October 17, 2013
On May 20, 2010, headlines around the world announced one the most extraordinary accomplishments in modern science: the creation of the world’s first synthetic life form. This landmark was not only a remarkable technical feat, drawing upon the work of decades of discoveries in molecular biology, but also placed humankind at the threshold of the most important and exciting phase of biological research. With the ability to actually write the software of life, we now have the knowledge not only to guide our own future development but also to design new species to help us adapt and evolve for our long-term survival.
In Life at the Speed of Light, J. Craig Venter shares the dramatic account of how he led a team of scientists in this pioneering effort in synthetic genomics – and how that work will have a profound impact on our existence in the years to come. After tracing the history of key discoveries in genetics and his own groundbreaking work in sequencing the human genome, Venter describes the long, often frustrating, but ultimately rewarding process of creating a self-replicating, synthetic bacterial cell. That narrative makes for one of the most compelling scientific quests of recent times – a biological detective story that demands all of his team’s resources: ingenuity, the ability to develop novel techniques, unimaginable levels of precision, and enormous amounts of computer power. The result is an exciting technology that has the potential for chemical and energy generation, clean water and food production, environmental control, and medical treatments.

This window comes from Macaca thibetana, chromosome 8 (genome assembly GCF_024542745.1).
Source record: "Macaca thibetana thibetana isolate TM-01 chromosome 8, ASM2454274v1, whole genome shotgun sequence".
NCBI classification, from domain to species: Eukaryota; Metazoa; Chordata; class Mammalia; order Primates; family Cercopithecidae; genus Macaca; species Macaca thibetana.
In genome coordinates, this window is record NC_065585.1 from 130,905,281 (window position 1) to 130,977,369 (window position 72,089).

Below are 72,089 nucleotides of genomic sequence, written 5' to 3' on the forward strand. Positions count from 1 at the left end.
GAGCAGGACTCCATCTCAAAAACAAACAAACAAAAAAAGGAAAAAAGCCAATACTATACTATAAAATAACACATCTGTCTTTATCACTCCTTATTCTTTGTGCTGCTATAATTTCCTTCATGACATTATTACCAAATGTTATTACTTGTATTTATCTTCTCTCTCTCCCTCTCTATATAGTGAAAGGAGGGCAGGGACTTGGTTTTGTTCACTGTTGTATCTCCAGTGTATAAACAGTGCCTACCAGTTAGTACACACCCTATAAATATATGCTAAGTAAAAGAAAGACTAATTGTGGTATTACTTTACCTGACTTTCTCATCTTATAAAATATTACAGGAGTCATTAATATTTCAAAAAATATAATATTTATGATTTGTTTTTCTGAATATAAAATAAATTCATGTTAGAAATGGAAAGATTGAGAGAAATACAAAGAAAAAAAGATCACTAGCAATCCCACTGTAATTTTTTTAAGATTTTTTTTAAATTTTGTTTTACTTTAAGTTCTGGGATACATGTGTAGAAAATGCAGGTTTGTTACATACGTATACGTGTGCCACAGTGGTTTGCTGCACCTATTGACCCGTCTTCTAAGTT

Life at the Speed of Light is a fascinating and authoritative study that provides us an opportunity to ponder afresh the age-old question “What is life?” at the dawn of a new era of biological engineering.
J. Craig Venter is best known for sequencing the human genome. He is the founder, chairman, and CEO of the J. Craig Venter Institute, a not-for-profit research organization dedicated to genomic research. He is also the founder and CEO of Synthetic Genomics, Inc. He is the recipient of numerous awards and honorary degrees, including the 2008 United States National Medal of Science. He lives in La Jolla, California.